Gentlemen, we can rebuild him… We HAVE the technology!
That was the promise made, week after week, during the opening titles of the hit 1970s television show The Six Million Dollar Man. It made total sense, therefore, when Kenner and General Mills acquired the toy license to manufacture the action figure spin-off merchandise in 1975, that kids should also be given the chance to rebuild their own 13-inch version of Steve Austin, the Bionic Man.
The decision to make the Six Million Dollar Man action figure so interactive, issuing him with interchangeable “Critical Assignment” arms and legs, a bionic eye you could actually look through, not to mention an accompanying universe of playsets and gadgets, was an inspired one – the action figure is as popular with collectors today as it was with children at the time, and like the show itself, is a cult classic.
The Six Million Dollar Man figure was released in three basic versions, but with a little careful study of your figure it should be quite clear which of the three you have. The first issue was packaged with an engine block and a removable right arm only, whilst with the second issue both arms were removable. The third issue figure is recognisable via his bendy “bionic grip” fingers and a steel beam accessory instead of the engine block.
Our Steve here is a first issue figure, although the Six Million Dollar Man is probably most recognisable in his NASA-style red jumpsuit – what you see here folks are his space suit and boots from the Mission to Mars outfit, matched up with another accessory, the headset from the Backpack Radio set.
His right arm is actually the Oxygen Supply Arm from the Critical Assignment Arms set. Issued with an oxygen mask which was accessible via a red door in his bicep, when I checked this figure instead of the mask I found a blue weapon – the Sonic Neutralizer Gun from the Neutralizer Arm! The kid who owned this figure back in the day clearly had LOTS of fun and many accessories too!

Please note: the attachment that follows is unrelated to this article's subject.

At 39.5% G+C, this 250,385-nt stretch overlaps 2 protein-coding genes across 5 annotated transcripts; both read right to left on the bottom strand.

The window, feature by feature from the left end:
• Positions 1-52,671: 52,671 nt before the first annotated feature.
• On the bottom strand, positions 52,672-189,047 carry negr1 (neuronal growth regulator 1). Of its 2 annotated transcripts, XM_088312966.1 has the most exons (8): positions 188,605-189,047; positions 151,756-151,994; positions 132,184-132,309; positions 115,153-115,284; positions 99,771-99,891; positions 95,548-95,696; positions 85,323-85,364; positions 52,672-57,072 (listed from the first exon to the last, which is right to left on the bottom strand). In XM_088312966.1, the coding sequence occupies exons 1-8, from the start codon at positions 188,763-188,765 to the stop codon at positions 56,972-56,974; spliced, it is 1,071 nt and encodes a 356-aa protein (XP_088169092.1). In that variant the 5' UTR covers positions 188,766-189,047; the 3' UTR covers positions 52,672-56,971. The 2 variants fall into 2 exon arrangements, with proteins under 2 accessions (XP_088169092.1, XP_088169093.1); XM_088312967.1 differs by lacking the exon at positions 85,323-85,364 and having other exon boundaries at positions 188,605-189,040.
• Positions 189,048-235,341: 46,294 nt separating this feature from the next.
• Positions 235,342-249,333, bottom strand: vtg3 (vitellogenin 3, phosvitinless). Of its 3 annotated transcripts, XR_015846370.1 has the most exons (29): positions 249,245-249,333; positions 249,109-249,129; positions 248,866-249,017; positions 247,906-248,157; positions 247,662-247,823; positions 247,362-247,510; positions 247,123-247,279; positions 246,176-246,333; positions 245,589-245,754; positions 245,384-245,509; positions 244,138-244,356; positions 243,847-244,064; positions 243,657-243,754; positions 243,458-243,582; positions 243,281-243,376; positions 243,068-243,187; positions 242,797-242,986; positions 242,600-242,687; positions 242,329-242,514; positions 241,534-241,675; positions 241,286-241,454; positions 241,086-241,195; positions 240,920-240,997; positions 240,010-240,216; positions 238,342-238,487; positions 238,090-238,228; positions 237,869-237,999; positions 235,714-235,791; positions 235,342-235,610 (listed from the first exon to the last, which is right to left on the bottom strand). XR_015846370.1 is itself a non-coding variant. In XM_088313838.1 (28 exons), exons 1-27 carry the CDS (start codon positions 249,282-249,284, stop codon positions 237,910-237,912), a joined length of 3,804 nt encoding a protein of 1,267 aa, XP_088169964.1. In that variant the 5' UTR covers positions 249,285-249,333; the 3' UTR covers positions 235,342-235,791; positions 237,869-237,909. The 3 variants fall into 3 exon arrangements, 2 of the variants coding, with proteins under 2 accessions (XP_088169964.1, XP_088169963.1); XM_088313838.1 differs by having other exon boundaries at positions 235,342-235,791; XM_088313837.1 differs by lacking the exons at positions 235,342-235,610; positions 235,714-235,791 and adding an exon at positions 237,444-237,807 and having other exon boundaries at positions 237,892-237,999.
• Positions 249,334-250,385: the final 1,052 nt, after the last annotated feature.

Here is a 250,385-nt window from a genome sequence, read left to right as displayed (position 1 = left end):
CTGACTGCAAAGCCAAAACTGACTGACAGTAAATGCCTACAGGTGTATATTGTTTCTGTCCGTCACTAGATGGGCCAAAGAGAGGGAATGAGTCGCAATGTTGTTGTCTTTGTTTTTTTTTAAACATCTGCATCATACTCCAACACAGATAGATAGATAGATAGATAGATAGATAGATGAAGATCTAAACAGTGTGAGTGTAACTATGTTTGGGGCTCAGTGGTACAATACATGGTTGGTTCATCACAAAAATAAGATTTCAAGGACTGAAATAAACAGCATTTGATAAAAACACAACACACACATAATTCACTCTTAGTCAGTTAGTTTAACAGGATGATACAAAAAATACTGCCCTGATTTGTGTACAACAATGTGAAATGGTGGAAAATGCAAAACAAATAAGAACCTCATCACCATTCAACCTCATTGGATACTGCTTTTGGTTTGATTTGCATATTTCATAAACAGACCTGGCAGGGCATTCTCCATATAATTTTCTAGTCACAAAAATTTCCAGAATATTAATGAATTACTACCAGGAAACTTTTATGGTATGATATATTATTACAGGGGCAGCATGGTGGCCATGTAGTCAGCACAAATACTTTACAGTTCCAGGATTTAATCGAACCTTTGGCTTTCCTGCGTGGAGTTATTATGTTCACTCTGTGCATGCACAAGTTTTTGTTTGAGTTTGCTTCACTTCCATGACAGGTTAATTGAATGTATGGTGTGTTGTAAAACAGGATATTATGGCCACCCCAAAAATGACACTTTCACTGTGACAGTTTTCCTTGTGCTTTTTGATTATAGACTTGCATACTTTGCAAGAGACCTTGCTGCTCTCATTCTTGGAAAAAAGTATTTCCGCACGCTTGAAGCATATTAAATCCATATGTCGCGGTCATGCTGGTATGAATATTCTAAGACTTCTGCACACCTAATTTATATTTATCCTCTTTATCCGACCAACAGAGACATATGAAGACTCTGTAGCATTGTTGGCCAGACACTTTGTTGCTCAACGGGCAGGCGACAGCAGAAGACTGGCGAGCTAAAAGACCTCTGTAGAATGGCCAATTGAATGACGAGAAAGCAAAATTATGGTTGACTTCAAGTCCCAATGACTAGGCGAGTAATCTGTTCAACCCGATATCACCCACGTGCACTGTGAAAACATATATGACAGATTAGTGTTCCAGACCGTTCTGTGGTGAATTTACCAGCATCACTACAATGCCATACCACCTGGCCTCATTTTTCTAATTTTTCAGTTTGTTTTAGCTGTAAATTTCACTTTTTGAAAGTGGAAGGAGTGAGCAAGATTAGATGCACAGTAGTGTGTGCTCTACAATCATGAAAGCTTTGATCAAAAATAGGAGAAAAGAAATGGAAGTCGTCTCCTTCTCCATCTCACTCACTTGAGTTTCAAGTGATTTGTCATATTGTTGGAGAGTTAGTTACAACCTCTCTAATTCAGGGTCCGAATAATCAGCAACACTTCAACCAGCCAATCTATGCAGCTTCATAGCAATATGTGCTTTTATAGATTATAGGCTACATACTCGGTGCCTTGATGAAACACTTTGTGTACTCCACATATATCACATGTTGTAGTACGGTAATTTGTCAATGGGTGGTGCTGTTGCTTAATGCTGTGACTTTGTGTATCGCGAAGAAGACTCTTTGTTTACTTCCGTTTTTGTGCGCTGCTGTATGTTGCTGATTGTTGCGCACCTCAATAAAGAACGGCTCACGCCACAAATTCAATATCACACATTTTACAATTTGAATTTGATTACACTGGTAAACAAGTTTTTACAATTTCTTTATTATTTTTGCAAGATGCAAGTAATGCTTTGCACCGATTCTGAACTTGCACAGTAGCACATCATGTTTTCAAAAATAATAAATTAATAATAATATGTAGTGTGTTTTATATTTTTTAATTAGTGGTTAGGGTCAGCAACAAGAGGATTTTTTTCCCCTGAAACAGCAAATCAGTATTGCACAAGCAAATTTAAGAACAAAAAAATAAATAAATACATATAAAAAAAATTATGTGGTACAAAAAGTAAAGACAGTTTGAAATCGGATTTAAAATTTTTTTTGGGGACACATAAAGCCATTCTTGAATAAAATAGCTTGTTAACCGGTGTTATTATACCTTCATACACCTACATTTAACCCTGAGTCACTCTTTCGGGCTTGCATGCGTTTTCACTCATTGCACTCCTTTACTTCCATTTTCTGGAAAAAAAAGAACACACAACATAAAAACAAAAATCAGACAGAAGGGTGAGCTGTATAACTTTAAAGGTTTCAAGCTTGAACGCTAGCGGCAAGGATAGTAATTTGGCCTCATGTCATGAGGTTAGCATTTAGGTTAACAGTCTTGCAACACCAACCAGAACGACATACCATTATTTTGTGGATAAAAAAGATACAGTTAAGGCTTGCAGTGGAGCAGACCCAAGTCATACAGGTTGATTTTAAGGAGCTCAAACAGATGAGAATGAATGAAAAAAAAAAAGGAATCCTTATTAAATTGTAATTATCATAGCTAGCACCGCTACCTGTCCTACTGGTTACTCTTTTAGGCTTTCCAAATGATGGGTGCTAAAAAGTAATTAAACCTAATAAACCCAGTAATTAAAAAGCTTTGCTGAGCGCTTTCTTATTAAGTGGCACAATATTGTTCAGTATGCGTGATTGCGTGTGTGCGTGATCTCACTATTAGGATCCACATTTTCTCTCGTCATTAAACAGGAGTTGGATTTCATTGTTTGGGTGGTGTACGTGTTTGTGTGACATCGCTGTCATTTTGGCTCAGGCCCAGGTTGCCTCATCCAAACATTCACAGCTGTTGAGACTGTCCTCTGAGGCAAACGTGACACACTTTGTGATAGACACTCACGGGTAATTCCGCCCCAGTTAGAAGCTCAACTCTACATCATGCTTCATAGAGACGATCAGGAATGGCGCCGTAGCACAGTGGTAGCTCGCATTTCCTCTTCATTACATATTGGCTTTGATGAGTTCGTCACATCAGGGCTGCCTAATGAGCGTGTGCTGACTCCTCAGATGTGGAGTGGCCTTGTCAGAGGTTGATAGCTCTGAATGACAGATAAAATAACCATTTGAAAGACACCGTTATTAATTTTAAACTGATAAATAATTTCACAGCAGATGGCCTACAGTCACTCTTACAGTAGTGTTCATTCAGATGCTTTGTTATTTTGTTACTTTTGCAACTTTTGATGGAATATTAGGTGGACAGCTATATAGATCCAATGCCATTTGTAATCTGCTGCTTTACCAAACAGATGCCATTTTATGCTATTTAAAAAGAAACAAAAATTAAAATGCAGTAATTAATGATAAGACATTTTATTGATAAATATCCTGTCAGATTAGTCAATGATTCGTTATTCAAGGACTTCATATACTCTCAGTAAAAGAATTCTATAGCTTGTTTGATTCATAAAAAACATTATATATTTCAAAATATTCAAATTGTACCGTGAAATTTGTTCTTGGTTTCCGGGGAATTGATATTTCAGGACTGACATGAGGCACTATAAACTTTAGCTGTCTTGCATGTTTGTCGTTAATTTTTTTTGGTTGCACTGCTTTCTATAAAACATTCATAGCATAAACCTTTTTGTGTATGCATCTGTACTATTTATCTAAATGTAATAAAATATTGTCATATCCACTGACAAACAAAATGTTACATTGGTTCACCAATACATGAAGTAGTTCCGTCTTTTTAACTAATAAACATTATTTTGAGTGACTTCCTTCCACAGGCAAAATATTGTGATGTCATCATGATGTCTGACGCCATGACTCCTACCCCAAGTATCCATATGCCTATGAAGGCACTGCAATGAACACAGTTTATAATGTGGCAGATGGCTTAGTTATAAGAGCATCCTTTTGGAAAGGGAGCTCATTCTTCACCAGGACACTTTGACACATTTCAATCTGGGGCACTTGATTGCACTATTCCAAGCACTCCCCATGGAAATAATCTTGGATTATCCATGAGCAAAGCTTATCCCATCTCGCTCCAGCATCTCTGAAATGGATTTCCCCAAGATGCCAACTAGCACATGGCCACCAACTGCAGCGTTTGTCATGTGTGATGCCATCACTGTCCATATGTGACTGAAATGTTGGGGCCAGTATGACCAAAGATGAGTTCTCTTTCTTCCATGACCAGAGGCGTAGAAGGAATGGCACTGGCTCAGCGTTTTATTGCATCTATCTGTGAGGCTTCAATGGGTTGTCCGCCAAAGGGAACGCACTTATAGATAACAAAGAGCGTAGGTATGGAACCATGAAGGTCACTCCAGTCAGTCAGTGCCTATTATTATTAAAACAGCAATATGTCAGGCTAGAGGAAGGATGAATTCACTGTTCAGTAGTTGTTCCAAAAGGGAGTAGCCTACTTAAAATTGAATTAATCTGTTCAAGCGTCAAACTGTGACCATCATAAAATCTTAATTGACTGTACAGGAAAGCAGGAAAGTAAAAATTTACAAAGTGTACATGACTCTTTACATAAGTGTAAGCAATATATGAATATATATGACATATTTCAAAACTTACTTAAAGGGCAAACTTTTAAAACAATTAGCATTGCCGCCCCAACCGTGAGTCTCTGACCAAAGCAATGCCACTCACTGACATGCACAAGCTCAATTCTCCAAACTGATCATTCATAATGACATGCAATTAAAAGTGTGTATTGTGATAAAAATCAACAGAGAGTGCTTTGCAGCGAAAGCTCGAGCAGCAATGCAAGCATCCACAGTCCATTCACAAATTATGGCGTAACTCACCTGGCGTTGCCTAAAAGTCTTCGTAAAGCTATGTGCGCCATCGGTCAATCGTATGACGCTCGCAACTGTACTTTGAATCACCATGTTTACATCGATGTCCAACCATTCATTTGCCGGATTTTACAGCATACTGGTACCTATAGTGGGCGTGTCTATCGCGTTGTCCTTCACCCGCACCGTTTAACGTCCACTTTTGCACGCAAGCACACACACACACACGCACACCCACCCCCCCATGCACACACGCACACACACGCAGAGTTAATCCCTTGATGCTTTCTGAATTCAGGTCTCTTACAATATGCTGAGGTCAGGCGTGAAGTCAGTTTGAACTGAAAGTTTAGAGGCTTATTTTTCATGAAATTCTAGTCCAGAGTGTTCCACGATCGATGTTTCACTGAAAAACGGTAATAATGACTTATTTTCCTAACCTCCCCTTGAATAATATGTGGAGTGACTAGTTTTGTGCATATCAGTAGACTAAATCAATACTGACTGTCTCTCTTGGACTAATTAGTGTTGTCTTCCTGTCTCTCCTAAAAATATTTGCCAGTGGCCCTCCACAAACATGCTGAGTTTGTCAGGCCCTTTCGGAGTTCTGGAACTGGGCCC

All figures were issued with the famous roll-back skin on the bionic arms which would reveal his interchangeable and removable bionic bits and pieces – finding a figure where this rubber has survived nearly forty years in mint condition, however, is nigh on impossible! What has survived beautifully – kudos to Kenner here – is the ratchet action lifting feature designed to lift the steel beam or engine block accessories. If you turn his head to the right and press the red button on his back, his bionic right arm will still rise, whilst turning the head back to the left will release the action (check out the video).
Kenner’s crowning achievement, of course, was the fact that this figure actually resembled the star of the show Lee Majors, capturing his dimpled chin, blue eyes – or rather EYE – and chiselled features perfectly. Even the lines on his forehead have been faithfully reproduced.
Sheer vintage action figure perfection and an absolute must-have item in any vintage action figure collection!
(Phew…I managed to write this entire review without once mentioning the D-O-L-L word!!)